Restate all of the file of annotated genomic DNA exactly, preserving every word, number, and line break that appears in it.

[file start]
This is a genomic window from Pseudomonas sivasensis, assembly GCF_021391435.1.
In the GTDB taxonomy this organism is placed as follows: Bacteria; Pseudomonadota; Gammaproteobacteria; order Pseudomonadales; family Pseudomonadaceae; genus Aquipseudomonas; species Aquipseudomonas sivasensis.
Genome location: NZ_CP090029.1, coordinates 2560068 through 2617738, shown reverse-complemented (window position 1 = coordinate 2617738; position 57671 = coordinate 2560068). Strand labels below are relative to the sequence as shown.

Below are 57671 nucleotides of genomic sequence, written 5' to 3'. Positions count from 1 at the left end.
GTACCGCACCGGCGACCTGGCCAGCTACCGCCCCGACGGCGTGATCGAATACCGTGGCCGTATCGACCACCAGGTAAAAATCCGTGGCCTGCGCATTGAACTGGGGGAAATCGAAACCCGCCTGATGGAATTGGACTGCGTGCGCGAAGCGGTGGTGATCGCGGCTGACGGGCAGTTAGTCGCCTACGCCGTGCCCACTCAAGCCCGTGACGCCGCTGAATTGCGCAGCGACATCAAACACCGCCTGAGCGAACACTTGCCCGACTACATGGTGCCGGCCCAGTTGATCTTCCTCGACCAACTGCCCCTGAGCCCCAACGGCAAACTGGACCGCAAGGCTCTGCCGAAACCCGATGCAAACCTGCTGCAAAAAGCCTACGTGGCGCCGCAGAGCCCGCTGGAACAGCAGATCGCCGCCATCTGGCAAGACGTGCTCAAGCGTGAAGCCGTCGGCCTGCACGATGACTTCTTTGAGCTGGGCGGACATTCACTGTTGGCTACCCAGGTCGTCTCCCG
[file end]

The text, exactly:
This is a genomic window from Pseudomonas sivasensis, assembly GCF_021391435.1.
In the GTDB taxonomy this organism is placed as follows: Bacteria; Pseudomonadota; Gammaproteobacteria; order Pseudomonadales; family Pseudomonadaceae; genus Aquipseudomonas; species Aquipseudomonas sivasensis.
Genome location: NZ_CP090029.1, coordinates 2560068 through 2617738, shown reverse-complemented (window position 1 = coordinate 2617738; position 57671 = coordinate 2560068). Strand labels below are relative to the sequence as shown.

Below are 57671 nucleotides of genomic sequence, written 5' to 3'. Positions count from 1 at the left end.
GTACCGCACCGGCGACCTGGCCAGCTACCGCCCCGACGGCGTGATCGAATACCGTGGCCGTATCGACCACCAGGTAAAAATCCGTGGCCTGCGCATTGAACTGGGGGAAATCGAAACCCGCCTGATGGAATTGGACTGCGTGCGCGAAGCGGTGGTGATCGCGGCTGACGGGCAGTTAGTCGCCTACGCCGTGCCCACTCAAGCCCGTGACGCCGCTGAATTGCGCAGCGACATCAAACACCGCCTGAGCGAACACTTGCCCGACTACATGGTGCCGGCCCAGTTGATCTTCCTCGACCAACTGCCCCTGAGCCCCAACGGCAAACTGGACCGCAAGGCTCTGCCGAAACCCGATGCAAACCTGCTGCAAAAAGCCTACGTGGCGCCGCAGAGCCCGCTGGAACAGCAGATCGCCGCCATCTGGCAAGACGTGCTCAAGCGTGAAGCCGTCGGCCTGCACGATGACTTCTTTGAGCTGGGCGGACATTCACTGTTGGCTACCCAGGTCGTCTCCCG